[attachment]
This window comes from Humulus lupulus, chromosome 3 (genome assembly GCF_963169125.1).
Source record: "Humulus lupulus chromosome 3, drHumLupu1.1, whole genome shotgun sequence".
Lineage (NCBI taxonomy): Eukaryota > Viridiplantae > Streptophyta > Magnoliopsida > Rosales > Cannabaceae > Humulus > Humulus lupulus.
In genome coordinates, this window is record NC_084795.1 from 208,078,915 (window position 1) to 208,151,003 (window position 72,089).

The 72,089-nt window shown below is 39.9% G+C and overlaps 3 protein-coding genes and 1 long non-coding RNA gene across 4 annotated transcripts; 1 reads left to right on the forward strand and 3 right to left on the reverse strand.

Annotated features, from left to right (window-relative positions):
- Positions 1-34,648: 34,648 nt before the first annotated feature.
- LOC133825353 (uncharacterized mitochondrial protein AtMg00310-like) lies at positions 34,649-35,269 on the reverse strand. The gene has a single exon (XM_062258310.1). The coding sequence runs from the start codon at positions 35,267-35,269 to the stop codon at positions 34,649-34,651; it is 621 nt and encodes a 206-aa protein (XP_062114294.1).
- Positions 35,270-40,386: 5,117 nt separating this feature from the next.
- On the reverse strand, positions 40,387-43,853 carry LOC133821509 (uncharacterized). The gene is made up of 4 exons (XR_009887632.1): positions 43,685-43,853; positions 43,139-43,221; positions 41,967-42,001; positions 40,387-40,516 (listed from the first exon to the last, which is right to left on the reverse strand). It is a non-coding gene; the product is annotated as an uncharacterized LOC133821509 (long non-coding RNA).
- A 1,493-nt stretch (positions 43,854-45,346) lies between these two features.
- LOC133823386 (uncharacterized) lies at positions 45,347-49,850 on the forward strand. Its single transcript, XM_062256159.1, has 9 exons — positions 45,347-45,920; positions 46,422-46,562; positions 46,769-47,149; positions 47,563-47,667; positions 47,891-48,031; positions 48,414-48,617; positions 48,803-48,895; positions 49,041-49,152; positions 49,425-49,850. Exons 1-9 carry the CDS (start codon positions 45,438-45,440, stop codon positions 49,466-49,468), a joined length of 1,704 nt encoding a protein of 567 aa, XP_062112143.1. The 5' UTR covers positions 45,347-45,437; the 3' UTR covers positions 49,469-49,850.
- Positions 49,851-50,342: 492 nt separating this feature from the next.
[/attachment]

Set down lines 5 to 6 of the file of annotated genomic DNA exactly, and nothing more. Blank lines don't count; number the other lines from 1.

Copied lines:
The 72,089-nt window shown below is 39.9% G+C and overlaps 3 protein-coding genes and 1 long non-coding RNA gene across 4 annotated transcripts; 1 reads left to right on the forward strand and 3 right to left on the reverse strand.

Annotated features, from left to right (window-relative positions):